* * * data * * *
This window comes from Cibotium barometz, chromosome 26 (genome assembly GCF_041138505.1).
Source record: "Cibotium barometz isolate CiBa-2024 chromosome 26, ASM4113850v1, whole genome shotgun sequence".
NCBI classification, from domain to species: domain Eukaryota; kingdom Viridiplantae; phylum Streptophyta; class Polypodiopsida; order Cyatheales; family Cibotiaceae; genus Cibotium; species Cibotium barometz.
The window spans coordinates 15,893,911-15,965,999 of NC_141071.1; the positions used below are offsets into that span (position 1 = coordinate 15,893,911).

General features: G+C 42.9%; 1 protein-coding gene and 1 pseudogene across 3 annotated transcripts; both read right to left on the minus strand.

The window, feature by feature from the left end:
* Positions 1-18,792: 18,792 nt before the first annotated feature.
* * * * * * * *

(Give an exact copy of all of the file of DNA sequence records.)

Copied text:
This window comes from Cibotium barometz, chromosome 26 (genome assembly GCF_041138505.1).
Source record: "Cibotium barometz isolate CiBa-2024 chromosome 26, ASM4113850v1, whole genome shotgun sequence".
NCBI classification, from domain to species: domain Eukaryota; kingdom Viridiplantae; phylum Streptophyta; class Polypodiopsida; order Cyatheales; family Cibotiaceae; genus Cibotium; species Cibotium barometz.
The window spans coordinates 15,893,911-15,965,999 of NC_141071.1; the positions used below are offsets into that span (position 1 = coordinate 15,893,911).

General features: G+C 42.9%; 1 protein-coding gene and 1 pseudogene across 3 annotated transcripts; both read right to left on the minus strand.

The window, feature by feature from the left end:
* Positions 1-18,792: 18,792 nt before the first annotated feature.